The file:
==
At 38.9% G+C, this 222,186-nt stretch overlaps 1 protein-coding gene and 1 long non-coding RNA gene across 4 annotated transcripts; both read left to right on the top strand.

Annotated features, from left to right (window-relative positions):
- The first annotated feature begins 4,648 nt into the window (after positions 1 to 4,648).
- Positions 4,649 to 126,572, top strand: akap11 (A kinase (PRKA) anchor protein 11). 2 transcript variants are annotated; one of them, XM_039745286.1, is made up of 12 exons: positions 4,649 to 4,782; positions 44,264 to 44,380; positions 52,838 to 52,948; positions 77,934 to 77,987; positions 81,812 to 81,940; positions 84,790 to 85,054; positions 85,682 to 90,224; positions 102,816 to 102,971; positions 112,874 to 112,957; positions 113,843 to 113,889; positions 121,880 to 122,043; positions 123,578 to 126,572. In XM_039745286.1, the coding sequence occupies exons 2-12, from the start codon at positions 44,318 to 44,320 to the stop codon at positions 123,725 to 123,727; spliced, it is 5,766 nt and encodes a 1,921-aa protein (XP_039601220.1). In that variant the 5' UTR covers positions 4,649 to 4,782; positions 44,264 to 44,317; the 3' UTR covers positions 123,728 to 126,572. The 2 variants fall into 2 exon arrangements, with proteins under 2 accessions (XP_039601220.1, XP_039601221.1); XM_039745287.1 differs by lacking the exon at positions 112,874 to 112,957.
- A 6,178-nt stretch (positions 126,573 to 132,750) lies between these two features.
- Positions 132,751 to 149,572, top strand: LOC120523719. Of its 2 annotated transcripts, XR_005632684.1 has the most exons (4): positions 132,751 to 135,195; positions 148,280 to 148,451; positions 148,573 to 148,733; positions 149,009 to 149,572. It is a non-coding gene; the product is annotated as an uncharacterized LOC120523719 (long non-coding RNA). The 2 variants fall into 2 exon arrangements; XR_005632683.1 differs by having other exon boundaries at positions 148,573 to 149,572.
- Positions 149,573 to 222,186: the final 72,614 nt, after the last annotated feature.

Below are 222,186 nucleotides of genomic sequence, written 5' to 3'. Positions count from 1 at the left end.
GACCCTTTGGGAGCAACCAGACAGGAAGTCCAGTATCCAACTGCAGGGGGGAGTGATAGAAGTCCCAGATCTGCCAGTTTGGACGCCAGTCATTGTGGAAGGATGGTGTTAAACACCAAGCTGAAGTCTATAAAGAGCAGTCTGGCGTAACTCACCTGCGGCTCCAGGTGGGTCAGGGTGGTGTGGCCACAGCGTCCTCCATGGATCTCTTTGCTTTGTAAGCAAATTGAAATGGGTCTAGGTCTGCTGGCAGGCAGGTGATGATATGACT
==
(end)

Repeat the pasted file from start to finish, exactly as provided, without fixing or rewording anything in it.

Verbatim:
At 38.9% G+C, this 222,186-nt stretch overlaps 1 protein-coding gene and 1 long non-coding RNA gene across 4 annotated transcripts; both read left to right on the top strand.

Annotated features, from left to right (window-relative positions):
- The first annotated feature begins 4,648 nt into the window (after positions 1 to 4,648).
- Positions 4,649 to 126,572, top strand: akap11 (A kinase (PRKA) anchor protein 11). 2 transcript variants are annotated; one of them, XM_039745286.1, is made up of 12 exons: positions 4,649 to 4,782; positions 44,264 to 44,380; positions 52,838 to 52,948; positions 77,934 to 77,987; positions 81,812 to 81,940; positions 84,790 to 85,054; positions 85,682 to 90,224; positions 102,816 to 102,971; positions 112,874 to 112,957; positions 113,843 to 113,889; positions 121,880 to 122,043; positions 123,578 to 126,572. In XM_039745286.1, the coding sequence occupies exons 2-12, from the start codon at positions 44,318 to 44,320 to the stop codon at positions 123,725 to 123,727; spliced, it is 5,766 nt and encodes a 1,921-aa protein (XP_039601220.1). In that variant the 5' UTR covers positions 4,649 to 4,782; positions 44,264 to 44,317; the 3' UTR covers positions 123,728 to 126,572. The 2 variants fall into 2 exon arrangements, with proteins under 2 accessions (XP_039601220.1, XP_039601221.1); XM_039745287.1 differs by lacking the exon at positions 112,874 to 112,957.
- A 6,178-nt stretch (positions 126,573 to 132,750) lies between these two features.
- Positions 132,751 to 149,572, top strand: LOC120523719. Of its 2 annotated transcripts, XR_005632684.1 has the most exons (4): positions 132,751 to 135,195; positions 148,280 to 148,451; positions 148,573 to 148,733; positions 149,009 to 149,572. It is a non-coding gene; the product is annotated as an uncharacterized LOC120523719 (long non-coding RNA). The 2 variants fall into 2 exon arrangements; XR_005632683.1 differs by having other exon boundaries at positions 148,573 to 149,572.
- Positions 149,573 to 222,186: the final 72,614 nt, after the last annotated feature.

Below are 222,186 nucleotides of genomic sequence, written 5' to 3'. Positions count from 1 at the left end.
GACCCTTTGGGAGCAACCAGACAGGAAGTCCAGTATCCAACTGCAGGGGGGAGTGATAGAAGTCCCAGATCTGCCAGTTTGGACGCCAGTCATTGTGGAAGGATGGTGTTAAACACCAAGCTGAAGTCTATAAAGAGCAGTCTGGCGTAACTCACCTGCGGCTCCAGGTGGGTCAGGGTGGTGTGGCCACAGCGTCCTCCATGGATCTCTTTGCTTTGTAAGCAAATTGAAATGGGTCTAGGTCTGCTGGCAGGCAGGTGATGATATGACT